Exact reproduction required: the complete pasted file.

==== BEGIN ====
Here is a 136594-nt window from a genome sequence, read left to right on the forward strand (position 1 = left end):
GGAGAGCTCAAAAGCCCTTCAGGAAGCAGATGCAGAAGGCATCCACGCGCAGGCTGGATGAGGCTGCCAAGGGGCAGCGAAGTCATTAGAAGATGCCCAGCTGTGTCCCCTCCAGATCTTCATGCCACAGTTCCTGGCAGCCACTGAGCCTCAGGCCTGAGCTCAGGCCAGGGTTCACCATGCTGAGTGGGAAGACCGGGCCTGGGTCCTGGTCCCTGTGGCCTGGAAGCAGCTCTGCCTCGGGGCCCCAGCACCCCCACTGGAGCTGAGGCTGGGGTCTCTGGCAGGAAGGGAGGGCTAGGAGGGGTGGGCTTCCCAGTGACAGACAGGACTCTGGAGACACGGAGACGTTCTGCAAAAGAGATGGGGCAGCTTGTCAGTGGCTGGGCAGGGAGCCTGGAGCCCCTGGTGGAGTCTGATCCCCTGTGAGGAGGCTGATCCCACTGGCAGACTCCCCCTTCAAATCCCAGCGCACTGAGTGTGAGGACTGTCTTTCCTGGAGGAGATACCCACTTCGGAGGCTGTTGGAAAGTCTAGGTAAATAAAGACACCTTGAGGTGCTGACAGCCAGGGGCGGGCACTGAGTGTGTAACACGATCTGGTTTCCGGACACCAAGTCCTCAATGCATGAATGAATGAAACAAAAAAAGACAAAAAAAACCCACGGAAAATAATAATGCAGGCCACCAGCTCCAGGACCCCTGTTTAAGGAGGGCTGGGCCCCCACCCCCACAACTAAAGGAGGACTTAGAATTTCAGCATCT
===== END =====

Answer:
Here is a 136594-nt window from a genome sequence, read left to right on the forward strand (position 1 = left end):
GGAGAGCTCAAAAGCCCTTCAGGAAGCAGATGCAGAAGGCATCCACGCGCAGGCTGGATGAGGCTGCCAAGGGGCAGCGAAGTCATTAGAAGATGCCCAGCTGTGTCCCCTCCAGATCTTCATGCCACAGTTCCTGGCAGCCACTGAGCCTCAGGCCTGAGCTCAGGCCAGGGTTCACCATGCTGAGTGGGAAGACCGGGCCTGGGTCCTGGTCCCTGTGGCCTGGAAGCAGCTCTGCCTCGGGGCCCCAGCACCCCCACTGGAGCTGAGGCTGGGGTCTCTGGCAGGAAGGGAGGGCTAGGAGGGGTGGGCTTCCCAGTGACAGACAGGACTCTGGAGACACGGAGACGTTCTGCAAAAGAGATGGGGCAGCTTGTCAGTGGCTGGGCAGGGAGCCTGGAGCCCCTGGTGGAGTCTGATCCCCTGTGAGGAGGCTGATCCCACTGGCAGACTCCCCCTTCAAATCCCAGCGCACTGAGTGTGAGGACTGTCTTTCCTGGAGGAGATACCCACTTCGGAGGCTGTTGGAAAGTCTAGGTAAATAAAGACACCTTGAGGTGCTGACAGCCAGGGGCGGGCACTGAGTGTGTAACACGATCTGGTTTCCGGACACCAAGTCCTCAATGCATGAATGAATGAAACAAAAAAAGACAAAAAAAACCCACGGAAAATAATAATGCAGGCCACCAGCTCCAGGACCCCTGTTTAAGGAGGGCTGGGCCCCCACCCCCACAACTAAAGGAGGACTTAGAATTTCAGCATCT